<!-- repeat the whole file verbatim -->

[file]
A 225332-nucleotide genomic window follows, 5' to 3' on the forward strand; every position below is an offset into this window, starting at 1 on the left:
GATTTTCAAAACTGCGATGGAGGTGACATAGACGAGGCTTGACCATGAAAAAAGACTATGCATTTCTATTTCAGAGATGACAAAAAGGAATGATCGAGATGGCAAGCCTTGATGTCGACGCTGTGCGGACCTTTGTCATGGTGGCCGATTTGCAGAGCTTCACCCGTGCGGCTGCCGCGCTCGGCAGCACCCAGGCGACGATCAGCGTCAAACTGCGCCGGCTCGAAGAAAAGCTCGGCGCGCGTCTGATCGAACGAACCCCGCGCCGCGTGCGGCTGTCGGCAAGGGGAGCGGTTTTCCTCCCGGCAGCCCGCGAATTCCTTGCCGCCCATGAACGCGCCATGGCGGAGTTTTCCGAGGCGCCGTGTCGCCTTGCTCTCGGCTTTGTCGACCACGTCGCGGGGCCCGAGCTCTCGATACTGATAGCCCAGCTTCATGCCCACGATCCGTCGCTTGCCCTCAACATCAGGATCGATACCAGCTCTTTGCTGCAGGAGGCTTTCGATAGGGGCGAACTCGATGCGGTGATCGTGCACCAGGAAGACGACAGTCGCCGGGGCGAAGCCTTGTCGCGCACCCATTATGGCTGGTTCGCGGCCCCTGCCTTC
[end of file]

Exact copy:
A 225332-nucleotide genomic window follows, 5' to 3' on the forward strand; every position below is an offset into this window, starting at 1 on the left:
GATTTTCAAAACTGCGATGGAGGTGACATAGACGAGGCTTGACCATGAAAAAAGACTATGCATTTCTATTTCAGAGATGACAAAAAGGAATGATCGAGATGGCAAGCCTTGATGTCGACGCTGTGCGGACCTTTGTCATGGTGGCCGATTTGCAGAGCTTCACCCGTGCGGCTGCCGCGCTCGGCAGCACCCAGGCGACGATCAGCGTCAAACTGCGCCGGCTCGAAGAAAAGCTCGGCGCGCGTCTGATCGAACGAACCCCGCGCCGCGTGCGGCTGTCGGCAAGGGGAGCGGTTTTCCTCCCGGCAGCCCGCGAATTCCTTGCCGCCCATGAACGCGCCATGGCGGAGTTTTCCGAGGCGCCGTGTCGCCTTGCTCTCGGCTTTGTCGACCACGTCGCGGGGCCCGAGCTCTCGATACTGATAGCCCAGCTTCATGCCCACGATCCGTCGCTTGCCCTCAACATCAGGATCGATACCAGCTCTTTGCTGCAGGAGGCTTTCGATAGGGGCGAACTCGATGCGGTGATCGTGCACCAGGAAGACGACAGTCGCCGGGGCGAAGCCTTGTCGCGCACCCATTATGGCTGGTTCGCGGCCCCTGCCTTC